History of Filmmaking
Filmmaking originated in the 1890s with the invention of the motion picture camera. Photography itself was not much more than half a century old. In 1888, Frenchman Louis Le Prince created the first motion picture films, short, single-scene actions designed like stage productions. The oldest known film in existence is Man Walking Around a Corner, directed by Le Prince in 1887.
By the end of the Victorian Era, films were moving towards becoming art forms. By 1900, directors were adding techniques such as editing and story telling. Technique was advances with the development of a camera that could rotate and take panning shots. Frenchman Georges Melies built the first “movie studio” outside of Paris. His notable films include “A trip to the Moon” (1902). Melies soon added stop motion and double exposure to the repertoire of film technique.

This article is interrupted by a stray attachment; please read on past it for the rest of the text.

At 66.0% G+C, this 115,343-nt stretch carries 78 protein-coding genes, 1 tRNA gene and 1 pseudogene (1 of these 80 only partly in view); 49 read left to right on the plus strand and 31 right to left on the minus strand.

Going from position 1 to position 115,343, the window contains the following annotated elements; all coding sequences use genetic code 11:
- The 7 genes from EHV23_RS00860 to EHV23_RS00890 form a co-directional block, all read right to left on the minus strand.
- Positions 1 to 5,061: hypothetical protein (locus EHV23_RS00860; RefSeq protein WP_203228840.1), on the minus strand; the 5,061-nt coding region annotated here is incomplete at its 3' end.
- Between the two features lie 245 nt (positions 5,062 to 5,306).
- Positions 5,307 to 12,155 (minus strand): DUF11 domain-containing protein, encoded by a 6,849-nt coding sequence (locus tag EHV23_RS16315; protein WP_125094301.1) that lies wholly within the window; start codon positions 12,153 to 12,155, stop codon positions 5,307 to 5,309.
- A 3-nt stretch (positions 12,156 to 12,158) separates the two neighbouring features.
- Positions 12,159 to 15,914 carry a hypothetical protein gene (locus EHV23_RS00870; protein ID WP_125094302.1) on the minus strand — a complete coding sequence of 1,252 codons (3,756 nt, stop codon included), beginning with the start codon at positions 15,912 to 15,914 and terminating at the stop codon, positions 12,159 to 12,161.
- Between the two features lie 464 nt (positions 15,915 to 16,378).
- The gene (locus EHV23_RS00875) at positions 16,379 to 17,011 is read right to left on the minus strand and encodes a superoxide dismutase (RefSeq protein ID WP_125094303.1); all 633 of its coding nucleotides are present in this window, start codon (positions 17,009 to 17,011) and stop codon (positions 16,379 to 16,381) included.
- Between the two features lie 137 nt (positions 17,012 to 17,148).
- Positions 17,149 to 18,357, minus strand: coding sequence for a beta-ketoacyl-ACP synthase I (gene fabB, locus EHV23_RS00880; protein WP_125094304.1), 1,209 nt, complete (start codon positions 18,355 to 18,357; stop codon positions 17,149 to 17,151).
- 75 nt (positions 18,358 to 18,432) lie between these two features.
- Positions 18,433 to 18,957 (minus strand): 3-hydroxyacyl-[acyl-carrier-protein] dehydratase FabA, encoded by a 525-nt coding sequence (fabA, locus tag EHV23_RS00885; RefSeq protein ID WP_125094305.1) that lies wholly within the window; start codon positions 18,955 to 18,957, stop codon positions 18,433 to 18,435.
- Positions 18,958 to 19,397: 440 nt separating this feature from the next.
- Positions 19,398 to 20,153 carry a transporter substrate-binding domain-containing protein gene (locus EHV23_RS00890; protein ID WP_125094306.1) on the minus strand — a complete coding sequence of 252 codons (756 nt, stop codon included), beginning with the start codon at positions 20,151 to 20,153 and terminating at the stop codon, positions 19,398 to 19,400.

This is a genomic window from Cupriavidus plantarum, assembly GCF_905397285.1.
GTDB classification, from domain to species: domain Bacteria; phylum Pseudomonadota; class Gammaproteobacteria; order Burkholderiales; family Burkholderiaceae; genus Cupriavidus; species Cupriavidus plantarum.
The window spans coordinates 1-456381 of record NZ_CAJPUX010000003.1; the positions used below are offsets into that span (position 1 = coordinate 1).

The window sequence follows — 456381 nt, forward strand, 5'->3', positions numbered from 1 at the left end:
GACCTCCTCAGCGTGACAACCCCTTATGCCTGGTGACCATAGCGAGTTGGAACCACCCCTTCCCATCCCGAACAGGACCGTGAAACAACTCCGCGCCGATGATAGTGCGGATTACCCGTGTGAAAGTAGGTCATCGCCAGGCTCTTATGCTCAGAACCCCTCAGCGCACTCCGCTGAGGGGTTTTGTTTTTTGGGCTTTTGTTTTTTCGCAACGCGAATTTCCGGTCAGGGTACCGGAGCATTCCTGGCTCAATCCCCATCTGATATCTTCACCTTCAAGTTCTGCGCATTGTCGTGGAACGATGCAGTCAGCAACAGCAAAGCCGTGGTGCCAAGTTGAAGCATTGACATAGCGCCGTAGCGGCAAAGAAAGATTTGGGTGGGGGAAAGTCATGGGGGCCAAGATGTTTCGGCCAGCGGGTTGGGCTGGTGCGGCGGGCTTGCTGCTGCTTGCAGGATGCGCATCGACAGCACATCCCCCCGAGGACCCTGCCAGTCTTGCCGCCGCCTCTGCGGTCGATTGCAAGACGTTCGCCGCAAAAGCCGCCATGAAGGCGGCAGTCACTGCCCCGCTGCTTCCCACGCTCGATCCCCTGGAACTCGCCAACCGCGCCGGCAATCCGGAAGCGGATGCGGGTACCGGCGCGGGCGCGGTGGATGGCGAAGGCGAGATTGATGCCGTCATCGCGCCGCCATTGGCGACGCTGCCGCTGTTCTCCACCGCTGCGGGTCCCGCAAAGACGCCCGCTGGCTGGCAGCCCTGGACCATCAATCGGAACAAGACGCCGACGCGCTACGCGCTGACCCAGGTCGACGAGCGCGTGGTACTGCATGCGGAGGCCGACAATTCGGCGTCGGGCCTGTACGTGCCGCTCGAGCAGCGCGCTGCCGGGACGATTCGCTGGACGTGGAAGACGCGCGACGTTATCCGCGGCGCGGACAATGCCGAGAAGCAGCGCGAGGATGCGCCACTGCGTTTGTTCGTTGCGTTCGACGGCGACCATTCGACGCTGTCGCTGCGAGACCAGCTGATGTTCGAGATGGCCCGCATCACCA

Up until 1927, films were silent. Story was told through visual and thus a popular comedian such as Charlie Chaplin had worldwide appeal. The addition of sound to motion pictures was the next revolution in filmmaking, and doomed the careers of many silent-film era stars. By the 1930s, the Hollywood studio system was in full force, expanding the techniques that could be achieved with camera angles, dissolves and lighting. Citizen Kane is a technological breakthrough in film technique. Hollywood also began producing numerous genres to appeal to all audiences.